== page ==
Tech Talk: Load and Balance Systems – (LBS)

14 April, 2022

Here we take a look at Load and Balance Systems (LBS). The final piece in the jigsaw that ensures that the plane gets off the ground (also called weight and balance).

Tech Talk: Load and Balance Systems – (LBS)

Here we take a look at Load and Balance Systems (LBS). The final piece in the jigsaw that ensures that the plane gets off the ground (also called weight and balance).

What is a Load and Balance System?

Combines data from different airport and airline operating systems to ensure that the plane’s center of gravity remains within set limits in order to ensure maximum stability and performance of the aircraft. It is a critical component of the departure process and it ensures that the aircraft is loaded correctly to fly safely.

How does a Load and Balance System work?

Some Load and Balance systems are built into the DCS, however there are a number of stand alone systems that have links to the DCS (for pax boarded figures), Airline Operating Database (AODB – used for flight schedules, aircraft registration, stand and gate information as examples), Crew Management Systems (flight and cabin crew rostering), BRS (baggage numbers and weights), Flight Planning Systems (for calculating fuel), Cargo Systems (for cargo weight, as well as its own inbuilt database of individual aircraft weight, seating configurations, and set weights for everything loaded in the galley. Even the weight of potable water, and the average passenger weight by route is stored.

The role of the Load Controller

It is the job of the Load Controller to ensure that the correct entries have been made for each departing flight and that the aircraft is not too heavy (for take off and for landing). They must also ensure that the center of gravity stays within limits (which is why you may sometimes go on a plane and everyone appears sat together in a small space).

The Load Controller will prepare a provisional load sheet a number of hours before departure using estimated figures. This acts as a time saver later on as only small changes should need to be changed between the provisional and final load sheet. The Load Controller will send the provisional load sheet via ACARS (Aircraft Communications Addressing and Reporting System) to the captain so that he can also load the relevant information into the aircraft’s own management system, as well as cross check the amount of fuel planned for the trip.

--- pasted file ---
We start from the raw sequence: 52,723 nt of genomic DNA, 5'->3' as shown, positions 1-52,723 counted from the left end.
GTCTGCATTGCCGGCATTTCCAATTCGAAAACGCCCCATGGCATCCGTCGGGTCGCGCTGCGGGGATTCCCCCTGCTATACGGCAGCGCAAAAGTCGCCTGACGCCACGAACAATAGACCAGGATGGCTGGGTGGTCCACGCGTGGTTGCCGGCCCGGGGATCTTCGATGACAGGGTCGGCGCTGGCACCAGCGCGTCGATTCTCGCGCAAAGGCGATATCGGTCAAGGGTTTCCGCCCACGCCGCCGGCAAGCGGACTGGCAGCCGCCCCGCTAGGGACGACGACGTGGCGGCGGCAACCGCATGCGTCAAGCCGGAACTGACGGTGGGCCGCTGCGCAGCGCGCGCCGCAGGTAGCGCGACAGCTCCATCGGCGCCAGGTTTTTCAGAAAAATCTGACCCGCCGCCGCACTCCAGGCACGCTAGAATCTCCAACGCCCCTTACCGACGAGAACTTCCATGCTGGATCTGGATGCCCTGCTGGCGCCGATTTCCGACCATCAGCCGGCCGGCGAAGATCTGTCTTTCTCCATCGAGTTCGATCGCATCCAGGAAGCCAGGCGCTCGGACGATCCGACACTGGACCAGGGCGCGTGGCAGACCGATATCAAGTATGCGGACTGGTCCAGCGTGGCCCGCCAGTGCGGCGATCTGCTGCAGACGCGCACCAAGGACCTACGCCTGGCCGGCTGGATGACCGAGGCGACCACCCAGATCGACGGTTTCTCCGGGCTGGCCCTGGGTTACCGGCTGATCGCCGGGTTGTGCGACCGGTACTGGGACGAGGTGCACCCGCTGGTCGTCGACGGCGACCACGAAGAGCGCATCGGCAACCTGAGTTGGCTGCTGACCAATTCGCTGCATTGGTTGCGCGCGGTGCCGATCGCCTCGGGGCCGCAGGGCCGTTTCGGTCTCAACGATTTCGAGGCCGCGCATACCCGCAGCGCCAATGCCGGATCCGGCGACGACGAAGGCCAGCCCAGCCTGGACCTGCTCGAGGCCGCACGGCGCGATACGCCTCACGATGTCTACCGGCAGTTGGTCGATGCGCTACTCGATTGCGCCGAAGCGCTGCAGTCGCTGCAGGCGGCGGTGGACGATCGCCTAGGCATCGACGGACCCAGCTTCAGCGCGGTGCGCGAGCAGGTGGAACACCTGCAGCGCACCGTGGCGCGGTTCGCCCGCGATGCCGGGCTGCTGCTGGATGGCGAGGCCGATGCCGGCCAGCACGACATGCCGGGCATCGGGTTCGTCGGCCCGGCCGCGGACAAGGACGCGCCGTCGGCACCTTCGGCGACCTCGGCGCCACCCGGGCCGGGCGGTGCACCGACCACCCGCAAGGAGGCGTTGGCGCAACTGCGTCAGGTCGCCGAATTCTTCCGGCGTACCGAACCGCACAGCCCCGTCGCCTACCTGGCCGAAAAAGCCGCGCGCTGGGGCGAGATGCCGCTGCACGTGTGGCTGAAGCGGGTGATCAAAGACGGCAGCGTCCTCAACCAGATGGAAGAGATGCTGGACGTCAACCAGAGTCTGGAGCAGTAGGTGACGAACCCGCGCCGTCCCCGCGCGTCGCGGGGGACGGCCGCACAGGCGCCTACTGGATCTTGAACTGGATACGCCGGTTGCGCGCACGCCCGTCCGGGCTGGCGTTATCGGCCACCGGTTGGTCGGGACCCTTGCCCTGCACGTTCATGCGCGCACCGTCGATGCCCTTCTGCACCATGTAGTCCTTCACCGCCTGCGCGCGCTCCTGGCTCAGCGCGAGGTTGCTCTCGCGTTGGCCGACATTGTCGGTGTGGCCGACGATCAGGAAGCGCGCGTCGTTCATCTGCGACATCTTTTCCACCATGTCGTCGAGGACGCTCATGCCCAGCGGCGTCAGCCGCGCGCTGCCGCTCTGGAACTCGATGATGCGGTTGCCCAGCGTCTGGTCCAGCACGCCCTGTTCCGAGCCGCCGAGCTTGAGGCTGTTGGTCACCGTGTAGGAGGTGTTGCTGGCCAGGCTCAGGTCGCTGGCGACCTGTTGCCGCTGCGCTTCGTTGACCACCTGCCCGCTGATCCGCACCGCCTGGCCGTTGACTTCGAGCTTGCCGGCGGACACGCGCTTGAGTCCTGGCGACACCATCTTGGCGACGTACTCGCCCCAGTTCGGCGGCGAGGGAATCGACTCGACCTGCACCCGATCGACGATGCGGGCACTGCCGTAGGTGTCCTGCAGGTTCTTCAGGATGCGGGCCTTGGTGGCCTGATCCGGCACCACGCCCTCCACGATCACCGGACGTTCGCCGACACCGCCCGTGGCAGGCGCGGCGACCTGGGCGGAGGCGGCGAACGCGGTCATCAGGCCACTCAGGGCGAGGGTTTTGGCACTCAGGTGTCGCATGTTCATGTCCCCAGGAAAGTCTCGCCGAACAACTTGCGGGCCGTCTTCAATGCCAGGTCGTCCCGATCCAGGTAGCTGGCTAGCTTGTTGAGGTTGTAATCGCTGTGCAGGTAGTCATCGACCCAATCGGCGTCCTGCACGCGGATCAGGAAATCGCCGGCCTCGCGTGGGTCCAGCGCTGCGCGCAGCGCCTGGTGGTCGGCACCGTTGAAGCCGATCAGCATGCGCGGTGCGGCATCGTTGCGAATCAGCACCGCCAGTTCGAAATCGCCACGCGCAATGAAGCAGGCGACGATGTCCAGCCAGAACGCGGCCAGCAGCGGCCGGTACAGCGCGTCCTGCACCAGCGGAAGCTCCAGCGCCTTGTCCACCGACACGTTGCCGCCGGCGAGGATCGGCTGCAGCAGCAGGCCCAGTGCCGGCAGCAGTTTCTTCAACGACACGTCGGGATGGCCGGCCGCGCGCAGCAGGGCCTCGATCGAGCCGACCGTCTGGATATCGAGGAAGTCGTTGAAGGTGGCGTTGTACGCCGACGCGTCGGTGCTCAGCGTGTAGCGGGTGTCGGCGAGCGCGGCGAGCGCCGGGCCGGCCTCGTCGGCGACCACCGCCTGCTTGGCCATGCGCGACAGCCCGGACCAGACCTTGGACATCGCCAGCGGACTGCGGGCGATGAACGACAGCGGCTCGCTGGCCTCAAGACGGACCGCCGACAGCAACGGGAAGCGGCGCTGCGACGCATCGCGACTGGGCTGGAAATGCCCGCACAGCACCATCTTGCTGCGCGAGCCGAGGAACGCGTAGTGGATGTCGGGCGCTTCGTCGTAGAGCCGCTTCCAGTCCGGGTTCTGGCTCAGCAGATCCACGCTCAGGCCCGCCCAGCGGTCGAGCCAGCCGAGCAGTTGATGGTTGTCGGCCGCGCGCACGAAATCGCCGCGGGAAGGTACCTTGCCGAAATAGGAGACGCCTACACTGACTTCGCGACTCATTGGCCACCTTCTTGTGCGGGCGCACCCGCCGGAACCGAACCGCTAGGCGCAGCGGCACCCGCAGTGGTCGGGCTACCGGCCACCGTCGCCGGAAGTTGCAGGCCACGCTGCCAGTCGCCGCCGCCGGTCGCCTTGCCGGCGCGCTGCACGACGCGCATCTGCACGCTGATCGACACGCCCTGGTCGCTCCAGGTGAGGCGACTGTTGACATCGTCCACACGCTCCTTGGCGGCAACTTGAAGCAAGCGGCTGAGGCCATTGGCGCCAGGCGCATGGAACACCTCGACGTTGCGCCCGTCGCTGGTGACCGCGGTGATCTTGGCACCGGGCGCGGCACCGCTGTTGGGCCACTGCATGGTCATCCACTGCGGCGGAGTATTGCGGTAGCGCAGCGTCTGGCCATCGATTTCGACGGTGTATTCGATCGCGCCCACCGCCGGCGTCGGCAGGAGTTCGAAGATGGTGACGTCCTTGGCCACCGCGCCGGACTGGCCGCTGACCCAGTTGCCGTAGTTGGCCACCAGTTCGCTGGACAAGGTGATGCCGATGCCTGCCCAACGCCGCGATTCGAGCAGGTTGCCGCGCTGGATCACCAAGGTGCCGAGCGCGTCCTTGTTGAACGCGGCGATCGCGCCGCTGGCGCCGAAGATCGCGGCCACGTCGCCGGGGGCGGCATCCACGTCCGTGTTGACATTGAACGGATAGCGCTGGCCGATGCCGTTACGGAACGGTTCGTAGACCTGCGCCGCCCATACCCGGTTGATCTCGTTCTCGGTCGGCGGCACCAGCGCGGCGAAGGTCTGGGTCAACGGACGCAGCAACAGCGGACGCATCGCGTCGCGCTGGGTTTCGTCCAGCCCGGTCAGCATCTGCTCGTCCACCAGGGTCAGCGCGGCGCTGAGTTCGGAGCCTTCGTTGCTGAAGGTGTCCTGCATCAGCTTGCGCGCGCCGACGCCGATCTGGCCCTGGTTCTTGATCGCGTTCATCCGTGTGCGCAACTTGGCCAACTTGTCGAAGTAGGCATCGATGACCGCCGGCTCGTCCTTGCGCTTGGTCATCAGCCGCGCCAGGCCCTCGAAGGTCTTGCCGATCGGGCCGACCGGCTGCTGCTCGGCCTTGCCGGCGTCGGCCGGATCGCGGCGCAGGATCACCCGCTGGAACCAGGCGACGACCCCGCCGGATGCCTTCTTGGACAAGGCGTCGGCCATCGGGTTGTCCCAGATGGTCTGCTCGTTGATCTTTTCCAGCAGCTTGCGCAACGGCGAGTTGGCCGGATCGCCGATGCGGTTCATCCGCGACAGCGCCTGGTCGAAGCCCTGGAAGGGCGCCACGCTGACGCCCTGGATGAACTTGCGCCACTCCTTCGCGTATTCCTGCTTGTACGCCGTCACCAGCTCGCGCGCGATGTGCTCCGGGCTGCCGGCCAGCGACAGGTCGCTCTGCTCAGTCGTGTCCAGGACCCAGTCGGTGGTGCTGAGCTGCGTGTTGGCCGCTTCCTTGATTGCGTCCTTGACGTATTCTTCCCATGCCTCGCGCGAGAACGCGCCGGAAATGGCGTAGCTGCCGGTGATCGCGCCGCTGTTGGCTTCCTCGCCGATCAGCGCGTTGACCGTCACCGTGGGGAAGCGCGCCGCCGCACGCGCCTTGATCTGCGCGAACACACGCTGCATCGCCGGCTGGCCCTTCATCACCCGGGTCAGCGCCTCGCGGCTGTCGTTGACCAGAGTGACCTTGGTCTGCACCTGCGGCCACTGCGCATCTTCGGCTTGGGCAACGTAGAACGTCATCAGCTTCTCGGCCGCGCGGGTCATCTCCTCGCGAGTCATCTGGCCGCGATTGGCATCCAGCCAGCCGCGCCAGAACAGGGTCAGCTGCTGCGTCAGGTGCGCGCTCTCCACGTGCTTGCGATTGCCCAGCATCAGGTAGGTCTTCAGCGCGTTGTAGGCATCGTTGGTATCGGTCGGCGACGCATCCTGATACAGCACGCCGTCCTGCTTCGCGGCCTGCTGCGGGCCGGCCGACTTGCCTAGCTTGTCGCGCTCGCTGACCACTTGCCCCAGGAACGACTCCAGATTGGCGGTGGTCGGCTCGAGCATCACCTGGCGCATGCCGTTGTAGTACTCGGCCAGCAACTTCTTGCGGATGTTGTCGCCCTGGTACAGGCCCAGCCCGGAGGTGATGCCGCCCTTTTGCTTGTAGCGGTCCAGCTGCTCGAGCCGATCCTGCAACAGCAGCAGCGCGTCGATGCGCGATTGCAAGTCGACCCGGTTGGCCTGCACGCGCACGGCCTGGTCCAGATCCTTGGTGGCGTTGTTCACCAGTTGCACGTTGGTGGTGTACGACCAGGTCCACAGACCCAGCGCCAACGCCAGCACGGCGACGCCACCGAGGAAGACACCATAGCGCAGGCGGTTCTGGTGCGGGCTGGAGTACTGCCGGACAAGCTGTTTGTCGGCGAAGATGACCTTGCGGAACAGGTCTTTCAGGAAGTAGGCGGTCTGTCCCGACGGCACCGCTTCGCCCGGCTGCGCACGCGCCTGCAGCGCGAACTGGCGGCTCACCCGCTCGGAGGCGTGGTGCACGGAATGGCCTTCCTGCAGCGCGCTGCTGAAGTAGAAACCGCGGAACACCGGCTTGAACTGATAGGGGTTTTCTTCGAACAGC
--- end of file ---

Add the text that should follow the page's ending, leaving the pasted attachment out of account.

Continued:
Once the Load Controller is happy that, on paper, the aircraft is optimally balanced, they will send a Load Instruction Report (LIR) or Load Plan (LP) to the loading team so that they know what baggage and cargo containers to load and where. This is usually done electronically (either internally through the Load and Balance system to a handheld device the Loader is using), or is printed off in an office (either directly from the Load and Balance System, by email triggered by the Load and Balance System, or via a telex address to a telex printer (yes, airlines and airports still use them!)

Time to load

The loader will load the aircraft according to the load plan, however if there are any changes that need to be made (for example, not all cargo turned up), the Load Controller may have to make a last minute change (LMC) to the Load Plan or, if a substantial change, a new Load Plan may have to be initiated through the system to ensure that the aircraft is trimmed (balanced) properly.

Once the loader confirms that they have loaded the aircraft in accordance with the Load Plan (digital signature is now common through the Load and Balance System), and the gate staff have confirmed the number of passengers boarded, the Load Controller will produce the final load sheet. This (together with any last minute changes) can be sent to the aircraft via ACARS with the Captain digitally signing that they have received the message (or signing a paper version before the aircraft departs if not digitized).

After the aircraft has departed

Once the aircraft has departed, the Load and Balance system will send pre-configured messages to the down route station via telex, through the message distribution server (see earlier tech talk) or email. These could include:

  • Load Distribution Message (LDM): A brief message detailing the load distribution
  • Container Positioning Message (CPM): For containerized aircraft – detailing where each baggage and cargo container is loaded

The aircraft’s own system will also send a movement message (MVT) – again via telex

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